A series of explosions across Austin, Texas, have left residents on edge while law enforcement conducts an extensive search to find the bomber. The Austin Police Department received 1,257 suspicious package calls since the first of four bombings occurred March 12. About a third of those — 420— occurred from 8 a.m. Monday to 8 a.m. Tuesday, after a tripwire-triggered explosion injured two bicyclists Sunday evening.
Austin Police Chief Brian Manley said the bombings, which have killed two and injured four, were designed to "send a message" and urged the person or people behind the bombings to step forward.
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Roughly 500 local, state and federal law enforcement officers are working to track down the "serial bomber," Manley said. All the while, officials have urged residents to report anything suspicious. U.S. Department of Homeland Security Secretary Kirstjen Nielsen told Austin residents to be "very cautious, obviously," and to follow the guidance of local authorities.
Early Tuesday, a package from Austin exploded at a FedEx facility near San Antonio, injuring a worker. FBI San Antonio spokeswoman Michelle Lee said it would be "silly" for the agency not to believe it was connected to the Austin explosions. FedEx said the "individual responsible" also sent another package bomb.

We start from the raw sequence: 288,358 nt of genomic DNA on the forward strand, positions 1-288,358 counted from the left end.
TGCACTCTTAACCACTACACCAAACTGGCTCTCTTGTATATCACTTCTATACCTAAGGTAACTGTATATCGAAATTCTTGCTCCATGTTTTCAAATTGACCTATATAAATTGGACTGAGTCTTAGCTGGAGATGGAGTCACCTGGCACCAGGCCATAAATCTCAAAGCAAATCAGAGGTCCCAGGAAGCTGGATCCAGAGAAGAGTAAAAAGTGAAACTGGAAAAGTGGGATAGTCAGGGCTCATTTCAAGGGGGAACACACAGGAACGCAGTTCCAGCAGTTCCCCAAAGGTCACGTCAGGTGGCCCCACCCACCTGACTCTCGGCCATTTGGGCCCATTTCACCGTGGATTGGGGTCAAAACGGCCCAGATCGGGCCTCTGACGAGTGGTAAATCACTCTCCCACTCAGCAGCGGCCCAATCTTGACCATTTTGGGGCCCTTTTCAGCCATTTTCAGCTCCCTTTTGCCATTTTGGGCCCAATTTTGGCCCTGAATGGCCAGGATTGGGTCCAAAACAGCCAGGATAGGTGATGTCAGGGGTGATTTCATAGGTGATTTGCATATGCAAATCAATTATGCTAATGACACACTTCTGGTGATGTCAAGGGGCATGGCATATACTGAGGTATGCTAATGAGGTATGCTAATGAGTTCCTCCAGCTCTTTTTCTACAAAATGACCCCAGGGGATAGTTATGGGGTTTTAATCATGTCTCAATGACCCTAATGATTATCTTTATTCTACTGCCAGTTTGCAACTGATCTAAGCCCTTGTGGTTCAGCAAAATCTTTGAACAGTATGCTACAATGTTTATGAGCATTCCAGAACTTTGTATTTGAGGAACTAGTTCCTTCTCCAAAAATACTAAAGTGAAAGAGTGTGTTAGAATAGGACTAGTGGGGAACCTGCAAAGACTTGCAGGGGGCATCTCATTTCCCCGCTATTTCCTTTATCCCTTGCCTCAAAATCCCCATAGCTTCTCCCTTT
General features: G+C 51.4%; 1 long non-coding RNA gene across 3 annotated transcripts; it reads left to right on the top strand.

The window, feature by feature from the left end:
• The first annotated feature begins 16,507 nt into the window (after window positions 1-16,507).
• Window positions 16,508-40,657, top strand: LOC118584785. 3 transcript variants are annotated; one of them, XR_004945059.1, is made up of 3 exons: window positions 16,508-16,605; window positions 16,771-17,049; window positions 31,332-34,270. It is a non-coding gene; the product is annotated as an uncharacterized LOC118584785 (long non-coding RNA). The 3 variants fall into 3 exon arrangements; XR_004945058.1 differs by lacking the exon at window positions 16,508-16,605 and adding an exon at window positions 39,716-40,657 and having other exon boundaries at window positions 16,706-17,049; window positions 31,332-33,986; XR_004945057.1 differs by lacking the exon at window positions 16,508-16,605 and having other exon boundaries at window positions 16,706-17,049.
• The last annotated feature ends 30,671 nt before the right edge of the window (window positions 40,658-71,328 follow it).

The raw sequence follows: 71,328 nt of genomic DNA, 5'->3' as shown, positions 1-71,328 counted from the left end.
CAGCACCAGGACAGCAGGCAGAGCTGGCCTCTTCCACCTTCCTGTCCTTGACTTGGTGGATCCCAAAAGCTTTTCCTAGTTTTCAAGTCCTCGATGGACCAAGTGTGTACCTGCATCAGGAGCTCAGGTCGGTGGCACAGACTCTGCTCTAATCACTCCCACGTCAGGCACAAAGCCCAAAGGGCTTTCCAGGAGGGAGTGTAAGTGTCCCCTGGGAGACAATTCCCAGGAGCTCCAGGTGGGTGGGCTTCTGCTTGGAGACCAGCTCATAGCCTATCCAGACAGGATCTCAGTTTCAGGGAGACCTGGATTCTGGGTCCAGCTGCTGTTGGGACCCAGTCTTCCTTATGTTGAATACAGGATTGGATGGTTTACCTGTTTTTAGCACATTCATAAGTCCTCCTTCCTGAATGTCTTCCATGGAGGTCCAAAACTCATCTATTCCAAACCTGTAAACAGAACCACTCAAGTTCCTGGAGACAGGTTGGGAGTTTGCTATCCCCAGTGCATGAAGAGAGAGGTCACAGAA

Ex-FBI agents say law enforcement officers are likely sifting through microscopic forensic evidence and analyzing behavioral evidence in order to find a suspect or suspects.
Bill Jonkey, a former FBI bomb technician, said law enforcement must have found some commonality in the bombs for it to connect the cases. A timing device or other pieces of a bomb can lead police to consistencies across a number of bombings.
"You don't go to the store and buy a bomb," said ex-FBI agent Gregory M. Vecchi, an assistant professor of criminal justice at Missouri Western State University. "You have to put it together."
Vecchi said this allows authorities to track bomb part purchases to certain stores, which can lead law enforcement to a credit card and perhaps a person.
Police also are considering a rhyme or reason to the targets. Were they chosen at random or did someone target them?
"These are difficult," Vecchi said. "It's very resource intensive."
A bomb explosion can result in hundreds of pieces of shrapnel, which must be sent to a lab for examination.
Jonkey said it's not unusual for a large number of public reports following cases like Austin. That's a good thing, he said. But it also means law enforcement must investigate each one.
"It's scary," Vecchi said. "You cannot ignore any one of those allegations or leads.
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John Moritz and Eliza Collins contributed to this report.